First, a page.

"Victory for property rights" cuts tax bill by thousands of dollars
Bateman did not waste any time letting the Circuit Court know what he thought about the ruling. The very next day, he placed a large, handmade sign on the property that read, "Bad Judge Harman."
"I think it's important people do speak out," said Bateman, who is known in the area for launching other legal battles against the government about property rights, zoning classifications and taxes. He estimates this particular case cost him about $20,000 in legal fees.
Clay County has 732 parcels of vacant agricultural land that total about $19.6 million in assessed value. If all those properties applied for productive use value, the county said it would cut the value by 99 percent.
After the ruling, other investors also asked for the lower tax rate. One piece of land is visible from Interstate 35 in Liberty and sits next to a Ford dealership and a hotel. The land owner told 41 Action News he has baled
hay on the property for years.
According to Clay County, the commercially-zoned property had been assessed at $4.3 million, but the new rate will drop that value to about $9,300.
Since the ruling, Clay County reports more than $11 million of reduced assessed property value, thanks to other property owners following in Bateman's footsteps.
School districts concerned about implications
Those big numbers have area school district leaders on edge because a huge chunk of their funding comes from property taxes.
"North Kansas City Schools is concerned about the potential impact this decision could have on our long-term revenue, since we already are operating on a tax base that is below 2004 levels," said spokeswoman Mary Jo Burton. "Any further erosion for our tax base will make it difficult to sustain quality programs and services for our students."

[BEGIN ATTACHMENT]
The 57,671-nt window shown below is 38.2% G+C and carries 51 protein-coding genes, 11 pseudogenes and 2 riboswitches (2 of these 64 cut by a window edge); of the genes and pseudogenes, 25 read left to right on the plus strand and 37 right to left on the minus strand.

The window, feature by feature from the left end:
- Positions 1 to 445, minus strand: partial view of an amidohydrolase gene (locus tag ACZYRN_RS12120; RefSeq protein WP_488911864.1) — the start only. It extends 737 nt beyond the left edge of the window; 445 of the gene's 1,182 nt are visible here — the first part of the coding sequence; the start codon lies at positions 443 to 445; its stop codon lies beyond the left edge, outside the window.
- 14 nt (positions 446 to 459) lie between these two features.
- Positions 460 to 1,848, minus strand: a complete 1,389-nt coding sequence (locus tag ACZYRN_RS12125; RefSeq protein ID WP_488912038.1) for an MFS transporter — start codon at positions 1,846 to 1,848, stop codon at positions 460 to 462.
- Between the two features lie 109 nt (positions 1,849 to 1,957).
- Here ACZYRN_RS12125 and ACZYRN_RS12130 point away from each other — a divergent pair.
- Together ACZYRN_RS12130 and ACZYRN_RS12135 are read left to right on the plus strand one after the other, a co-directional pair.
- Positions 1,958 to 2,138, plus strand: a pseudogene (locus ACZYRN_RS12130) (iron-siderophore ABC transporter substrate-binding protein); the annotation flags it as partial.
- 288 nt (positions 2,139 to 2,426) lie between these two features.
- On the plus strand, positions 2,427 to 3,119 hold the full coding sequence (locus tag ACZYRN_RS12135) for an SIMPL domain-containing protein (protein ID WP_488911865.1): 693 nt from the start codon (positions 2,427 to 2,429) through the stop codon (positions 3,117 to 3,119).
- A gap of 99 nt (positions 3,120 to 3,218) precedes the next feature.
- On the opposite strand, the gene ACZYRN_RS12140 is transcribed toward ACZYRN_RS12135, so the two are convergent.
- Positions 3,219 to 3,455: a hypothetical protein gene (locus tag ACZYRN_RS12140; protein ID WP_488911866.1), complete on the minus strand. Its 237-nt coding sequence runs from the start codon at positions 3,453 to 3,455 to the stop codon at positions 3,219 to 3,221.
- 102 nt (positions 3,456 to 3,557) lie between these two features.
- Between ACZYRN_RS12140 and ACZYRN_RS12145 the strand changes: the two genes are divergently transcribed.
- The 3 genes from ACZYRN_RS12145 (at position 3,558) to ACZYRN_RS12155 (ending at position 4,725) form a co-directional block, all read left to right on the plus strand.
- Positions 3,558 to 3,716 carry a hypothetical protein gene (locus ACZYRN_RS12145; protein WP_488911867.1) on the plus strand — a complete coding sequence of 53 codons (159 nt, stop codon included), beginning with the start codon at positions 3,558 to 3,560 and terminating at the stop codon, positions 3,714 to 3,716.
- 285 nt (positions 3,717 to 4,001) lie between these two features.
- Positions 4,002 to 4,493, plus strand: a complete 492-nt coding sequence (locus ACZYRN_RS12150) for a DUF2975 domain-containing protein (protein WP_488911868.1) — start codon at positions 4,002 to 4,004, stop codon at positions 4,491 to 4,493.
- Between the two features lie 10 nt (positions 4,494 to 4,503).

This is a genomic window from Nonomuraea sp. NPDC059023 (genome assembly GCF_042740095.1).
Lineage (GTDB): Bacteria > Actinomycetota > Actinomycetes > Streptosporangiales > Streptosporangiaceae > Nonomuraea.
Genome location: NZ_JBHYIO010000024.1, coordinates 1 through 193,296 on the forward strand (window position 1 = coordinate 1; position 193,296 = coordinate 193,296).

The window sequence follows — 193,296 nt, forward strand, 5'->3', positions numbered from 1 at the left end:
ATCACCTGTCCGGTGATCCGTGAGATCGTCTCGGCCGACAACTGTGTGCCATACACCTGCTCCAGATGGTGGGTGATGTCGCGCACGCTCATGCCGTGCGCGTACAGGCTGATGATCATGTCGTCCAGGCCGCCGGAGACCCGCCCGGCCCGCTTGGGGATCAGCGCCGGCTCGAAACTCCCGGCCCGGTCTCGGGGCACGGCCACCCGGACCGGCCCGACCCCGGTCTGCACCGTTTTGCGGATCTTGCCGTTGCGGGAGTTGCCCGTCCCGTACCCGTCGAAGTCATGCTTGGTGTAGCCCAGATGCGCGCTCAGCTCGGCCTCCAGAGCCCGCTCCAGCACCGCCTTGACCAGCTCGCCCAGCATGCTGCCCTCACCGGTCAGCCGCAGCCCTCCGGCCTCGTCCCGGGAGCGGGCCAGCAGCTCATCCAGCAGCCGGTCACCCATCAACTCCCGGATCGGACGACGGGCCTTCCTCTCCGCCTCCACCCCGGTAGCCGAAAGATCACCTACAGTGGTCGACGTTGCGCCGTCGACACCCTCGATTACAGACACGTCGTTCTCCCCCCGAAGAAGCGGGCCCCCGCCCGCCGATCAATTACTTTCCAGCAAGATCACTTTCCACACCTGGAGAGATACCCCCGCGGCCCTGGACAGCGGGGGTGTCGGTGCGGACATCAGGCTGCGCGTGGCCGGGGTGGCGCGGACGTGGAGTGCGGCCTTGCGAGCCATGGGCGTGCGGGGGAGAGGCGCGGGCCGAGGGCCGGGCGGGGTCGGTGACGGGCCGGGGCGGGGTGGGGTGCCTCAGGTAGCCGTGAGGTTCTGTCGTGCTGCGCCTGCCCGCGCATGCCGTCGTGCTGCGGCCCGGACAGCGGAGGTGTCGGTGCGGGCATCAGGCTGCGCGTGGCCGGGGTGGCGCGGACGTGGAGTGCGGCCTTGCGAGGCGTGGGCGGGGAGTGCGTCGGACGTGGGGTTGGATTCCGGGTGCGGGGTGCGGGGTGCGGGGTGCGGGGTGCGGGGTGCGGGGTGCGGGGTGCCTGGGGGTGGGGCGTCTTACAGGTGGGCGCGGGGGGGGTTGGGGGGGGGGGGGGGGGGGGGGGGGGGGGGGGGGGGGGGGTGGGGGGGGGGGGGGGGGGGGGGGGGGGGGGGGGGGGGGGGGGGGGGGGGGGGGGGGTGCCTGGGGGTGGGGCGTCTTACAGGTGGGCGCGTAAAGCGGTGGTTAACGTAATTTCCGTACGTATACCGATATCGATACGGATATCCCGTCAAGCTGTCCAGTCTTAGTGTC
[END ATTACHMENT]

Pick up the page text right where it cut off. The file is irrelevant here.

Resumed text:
41 Action News contacted assessors in Platte, Jackson and Cass County, who said they would be paying attention to see if there is an increase in the number of vacant land owners applying for the productive use value.
The issue has been around longer in Kansas, but has become much more visible after the downturn in the housing market.
Will law be changed?
Clay County State Representative Myron Neth, whose family has a background in the agricultural business, said he can't blame a property owner for trying to lower his taxes.
However, he said lawmakers need to find a happy medium. He understands Bateman wanting property tax relief for a piece of property that is not producing income. But he thinks paying $5 per year is taking advantage of the situation.
"I think it's very legitimate for us to look at some definitions and see if we can do something to stop the loophole," said Neth.
Neth said he favors the idea of a tax rollback. When property classified as agricultural use is sold, the owner would pay back the difference between the low rate and the higher fair market value, going back several years.
"We want to make sure we are not impeding on legitimate farmland, but we want to make sure the law isn't being abused at the taxpayers' expense," said Rep. Mike Talboy of Kansas City.